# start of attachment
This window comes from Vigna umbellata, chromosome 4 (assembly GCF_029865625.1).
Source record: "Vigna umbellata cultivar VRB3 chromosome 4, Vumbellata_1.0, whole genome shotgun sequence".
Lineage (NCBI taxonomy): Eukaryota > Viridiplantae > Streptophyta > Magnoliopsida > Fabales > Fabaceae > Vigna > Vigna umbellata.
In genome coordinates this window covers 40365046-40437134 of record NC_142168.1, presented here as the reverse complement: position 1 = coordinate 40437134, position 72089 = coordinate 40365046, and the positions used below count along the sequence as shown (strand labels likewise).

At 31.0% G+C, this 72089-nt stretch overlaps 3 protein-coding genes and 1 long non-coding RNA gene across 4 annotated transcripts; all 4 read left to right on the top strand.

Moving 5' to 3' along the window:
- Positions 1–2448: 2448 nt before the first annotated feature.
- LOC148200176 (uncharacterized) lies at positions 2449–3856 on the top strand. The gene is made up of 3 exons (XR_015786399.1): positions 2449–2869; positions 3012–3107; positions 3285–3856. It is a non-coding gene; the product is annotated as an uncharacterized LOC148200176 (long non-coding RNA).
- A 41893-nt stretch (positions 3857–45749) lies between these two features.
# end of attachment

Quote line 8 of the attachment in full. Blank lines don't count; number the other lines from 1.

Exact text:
- LOC148200176 (uncharacterized) lies at positions 2449–3856 on the top strand. The gene is made up of 3 exons (XR_015786399.1): positions 2449–2869; positions 3012–3107; positions 3285–3856. It is a non-coding gene; the product is annotated as an uncharacterized LOC148200176 (long non-coding RNA).